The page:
Martin Gaynor of Carnegie Mellon University, Samuel Kleiner of Cornell University and William Vogt at the University of Georgia offered an alternative to the two most-commonly used methods of defining hospital markets by antitrust authorities. A comparison of all three options, using 1995 California hospital discharge and financial data, suggests methods used previously by enforcement “by and large incorrectly define (geographic) markets,” the economists wrote.
Commonly used models to determine if hospital mergers will create a monopoly overstate the size and competition in markets, the economists said. Hospitals operated with significantly fewer rivals in markets identified by the economists' model.
Mergers threaten to hamper competition in markets where a seller has the clout to raise prices by at least 5% for at least one year. Market clout after the merger, calculated using what's known as the Herfindahl-Hirschmann Index, also factors in a deal's anti-competitive potential.
The economists found the median number of hospitals competing in California markets was three under their model. That's compared with 16 hospitals under one method authorities generally employ and a dozen hospitals under the second commonly used method.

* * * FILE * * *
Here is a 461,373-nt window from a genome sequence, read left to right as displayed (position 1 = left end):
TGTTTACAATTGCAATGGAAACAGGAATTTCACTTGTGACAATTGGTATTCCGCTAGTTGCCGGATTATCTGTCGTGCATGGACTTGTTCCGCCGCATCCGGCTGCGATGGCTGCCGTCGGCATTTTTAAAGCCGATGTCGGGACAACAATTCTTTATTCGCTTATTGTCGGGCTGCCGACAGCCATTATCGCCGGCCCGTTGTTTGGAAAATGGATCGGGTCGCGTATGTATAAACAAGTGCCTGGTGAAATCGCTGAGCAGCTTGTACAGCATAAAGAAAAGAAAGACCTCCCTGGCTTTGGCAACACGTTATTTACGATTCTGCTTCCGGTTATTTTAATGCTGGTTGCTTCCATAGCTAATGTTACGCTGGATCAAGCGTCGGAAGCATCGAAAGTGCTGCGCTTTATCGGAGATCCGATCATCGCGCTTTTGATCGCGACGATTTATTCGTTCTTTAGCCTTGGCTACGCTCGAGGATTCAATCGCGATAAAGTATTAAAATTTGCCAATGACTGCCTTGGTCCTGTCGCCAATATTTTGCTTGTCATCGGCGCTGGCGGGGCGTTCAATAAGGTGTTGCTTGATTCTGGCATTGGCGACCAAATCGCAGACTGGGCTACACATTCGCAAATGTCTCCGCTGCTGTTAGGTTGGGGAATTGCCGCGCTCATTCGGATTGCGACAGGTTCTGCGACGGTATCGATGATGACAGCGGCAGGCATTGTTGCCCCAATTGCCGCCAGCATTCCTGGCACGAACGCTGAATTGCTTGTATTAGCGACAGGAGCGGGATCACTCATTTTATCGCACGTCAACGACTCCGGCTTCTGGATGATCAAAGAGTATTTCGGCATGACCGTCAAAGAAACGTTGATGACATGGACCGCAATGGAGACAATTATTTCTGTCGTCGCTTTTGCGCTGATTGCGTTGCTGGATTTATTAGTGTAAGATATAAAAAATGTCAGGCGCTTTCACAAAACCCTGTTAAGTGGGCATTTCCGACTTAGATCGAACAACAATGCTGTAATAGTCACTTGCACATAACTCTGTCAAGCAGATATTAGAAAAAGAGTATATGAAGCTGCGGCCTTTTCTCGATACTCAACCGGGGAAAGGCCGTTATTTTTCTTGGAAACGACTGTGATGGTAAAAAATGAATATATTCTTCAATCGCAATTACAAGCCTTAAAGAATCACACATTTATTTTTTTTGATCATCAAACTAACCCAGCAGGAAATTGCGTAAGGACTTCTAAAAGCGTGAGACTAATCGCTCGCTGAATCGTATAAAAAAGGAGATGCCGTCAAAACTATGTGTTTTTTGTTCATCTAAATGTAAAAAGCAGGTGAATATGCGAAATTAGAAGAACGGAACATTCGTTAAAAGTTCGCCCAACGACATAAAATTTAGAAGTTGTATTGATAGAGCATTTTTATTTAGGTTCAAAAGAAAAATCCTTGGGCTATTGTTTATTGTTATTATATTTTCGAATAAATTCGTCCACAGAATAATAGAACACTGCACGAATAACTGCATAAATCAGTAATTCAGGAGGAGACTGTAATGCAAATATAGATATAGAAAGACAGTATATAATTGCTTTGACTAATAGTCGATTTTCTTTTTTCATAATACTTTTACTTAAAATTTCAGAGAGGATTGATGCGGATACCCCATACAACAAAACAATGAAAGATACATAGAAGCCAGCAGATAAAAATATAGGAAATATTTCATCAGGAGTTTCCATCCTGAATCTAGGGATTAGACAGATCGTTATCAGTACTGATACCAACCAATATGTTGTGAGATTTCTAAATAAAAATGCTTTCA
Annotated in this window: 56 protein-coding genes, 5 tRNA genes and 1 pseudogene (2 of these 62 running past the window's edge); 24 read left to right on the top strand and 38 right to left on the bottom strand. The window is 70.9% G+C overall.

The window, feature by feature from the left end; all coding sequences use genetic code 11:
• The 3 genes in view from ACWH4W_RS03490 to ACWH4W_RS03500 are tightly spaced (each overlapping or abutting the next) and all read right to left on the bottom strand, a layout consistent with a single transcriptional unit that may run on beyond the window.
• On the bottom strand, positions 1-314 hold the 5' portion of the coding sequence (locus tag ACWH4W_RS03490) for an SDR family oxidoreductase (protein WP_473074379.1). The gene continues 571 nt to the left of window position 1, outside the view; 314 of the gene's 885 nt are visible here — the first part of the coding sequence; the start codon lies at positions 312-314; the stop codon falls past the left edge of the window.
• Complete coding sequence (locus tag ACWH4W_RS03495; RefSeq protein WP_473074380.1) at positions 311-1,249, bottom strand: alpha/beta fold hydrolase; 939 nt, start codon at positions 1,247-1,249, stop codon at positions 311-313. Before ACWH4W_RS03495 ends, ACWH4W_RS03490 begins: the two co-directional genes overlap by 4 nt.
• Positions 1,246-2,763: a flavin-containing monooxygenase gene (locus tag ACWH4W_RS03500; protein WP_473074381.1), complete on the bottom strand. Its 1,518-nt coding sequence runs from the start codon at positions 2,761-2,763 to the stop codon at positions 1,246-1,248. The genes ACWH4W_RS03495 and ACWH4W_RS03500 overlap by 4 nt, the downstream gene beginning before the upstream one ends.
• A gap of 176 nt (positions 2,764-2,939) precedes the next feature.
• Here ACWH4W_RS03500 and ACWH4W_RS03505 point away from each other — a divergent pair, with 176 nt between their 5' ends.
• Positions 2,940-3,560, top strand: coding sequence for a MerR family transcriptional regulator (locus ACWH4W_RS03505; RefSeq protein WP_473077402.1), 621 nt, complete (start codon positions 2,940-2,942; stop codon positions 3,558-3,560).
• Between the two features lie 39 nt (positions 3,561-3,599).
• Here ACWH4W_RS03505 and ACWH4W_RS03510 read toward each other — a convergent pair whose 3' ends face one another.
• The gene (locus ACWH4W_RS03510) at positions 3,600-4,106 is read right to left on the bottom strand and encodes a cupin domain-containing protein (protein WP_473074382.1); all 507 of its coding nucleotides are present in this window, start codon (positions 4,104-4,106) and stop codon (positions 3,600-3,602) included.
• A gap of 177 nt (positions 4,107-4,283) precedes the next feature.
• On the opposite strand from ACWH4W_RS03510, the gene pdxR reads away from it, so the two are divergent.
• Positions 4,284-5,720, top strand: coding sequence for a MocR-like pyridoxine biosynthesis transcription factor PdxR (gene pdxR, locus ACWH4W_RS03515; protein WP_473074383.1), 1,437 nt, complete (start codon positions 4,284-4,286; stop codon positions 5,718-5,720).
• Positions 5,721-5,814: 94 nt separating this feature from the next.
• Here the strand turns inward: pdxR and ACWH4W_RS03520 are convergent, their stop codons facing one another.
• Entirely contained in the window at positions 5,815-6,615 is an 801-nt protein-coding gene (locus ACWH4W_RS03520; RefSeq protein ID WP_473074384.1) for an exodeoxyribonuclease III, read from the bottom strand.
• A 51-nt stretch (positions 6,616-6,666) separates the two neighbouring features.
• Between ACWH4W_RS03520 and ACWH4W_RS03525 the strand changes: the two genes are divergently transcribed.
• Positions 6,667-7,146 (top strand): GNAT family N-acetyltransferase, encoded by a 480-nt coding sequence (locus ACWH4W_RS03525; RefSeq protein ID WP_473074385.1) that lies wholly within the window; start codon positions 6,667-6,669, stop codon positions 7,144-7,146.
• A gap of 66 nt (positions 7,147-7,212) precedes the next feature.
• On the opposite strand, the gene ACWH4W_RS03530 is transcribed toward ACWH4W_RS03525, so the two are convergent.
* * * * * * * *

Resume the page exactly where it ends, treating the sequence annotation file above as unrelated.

The Herfindahl-Hirschmann Index for hospitals in the economists' model ranked as highly concentrated, but they scored as unconcentrated under methods used in recent unsuccessful antitrust cases.
Their results “illustrate the importance of economic modeling for defining markets, and indicate that reliance on imprecise methods of market definition has the potential to mislead the courts as to the approximate extent of geographic markets,” they said.
Courts in recent years have rejected authorities' anti-competitive claims against hospital mergers, said the economists, who also cited research that found mergers have increased prices without any measurable quality gains.
“While the hospital industry has seen more merger litigation in recent years than any other industry, the courts have denied all but one government request to block hospital mergers since 1994, due largely to the inability of the antitrust authorities to convincingly define a geographic market that supports their case,” they wrote. “In the eight cases brought to the courts since 1994, the primary reason given for denying the government's request in six of these cases centered on the market delineation.”